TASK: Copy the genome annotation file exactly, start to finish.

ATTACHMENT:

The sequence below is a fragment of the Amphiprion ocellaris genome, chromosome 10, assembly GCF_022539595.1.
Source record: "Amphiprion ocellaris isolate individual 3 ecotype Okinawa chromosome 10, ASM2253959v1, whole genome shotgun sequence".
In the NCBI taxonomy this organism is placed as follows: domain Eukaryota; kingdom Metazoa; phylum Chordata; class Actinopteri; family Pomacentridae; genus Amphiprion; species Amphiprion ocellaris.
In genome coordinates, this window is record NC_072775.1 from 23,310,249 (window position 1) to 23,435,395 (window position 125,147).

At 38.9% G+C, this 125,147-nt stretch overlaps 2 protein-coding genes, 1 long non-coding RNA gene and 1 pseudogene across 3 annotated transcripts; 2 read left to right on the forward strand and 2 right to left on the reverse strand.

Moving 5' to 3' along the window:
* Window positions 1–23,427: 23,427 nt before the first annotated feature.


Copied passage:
The sequence below is a fragment of the Amphiprion ocellaris genome, chromosome 10, assembly GCF_022539595.1.
Source record: "Amphiprion ocellaris isolate individual 3 ecotype Okinawa chromosome 10, ASM2253959v1, whole genome shotgun sequence".
In the NCBI taxonomy this organism is placed as follows: domain Eukaryota; kingdom Metazoa; phylum Chordata; class Actinopteri; family Pomacentridae; genus Amphiprion; species Amphiprion ocellaris.
In genome coordinates, this window is record NC_072775.1 from 23,310,249 (window position 1) to 23,435,395 (window position 125,147).

At 38.9% G+C, this 125,147-nt stretch overlaps 2 protein-coding genes, 1 long non-coding RNA gene and 1 pseudogene across 3 annotated transcripts; 2 read left to right on the forward strand and 2 right to left on the reverse strand.

Moving 5' to 3' along the window:
* Window positions 1–23,427: 23,427 nt before the first annotated feature.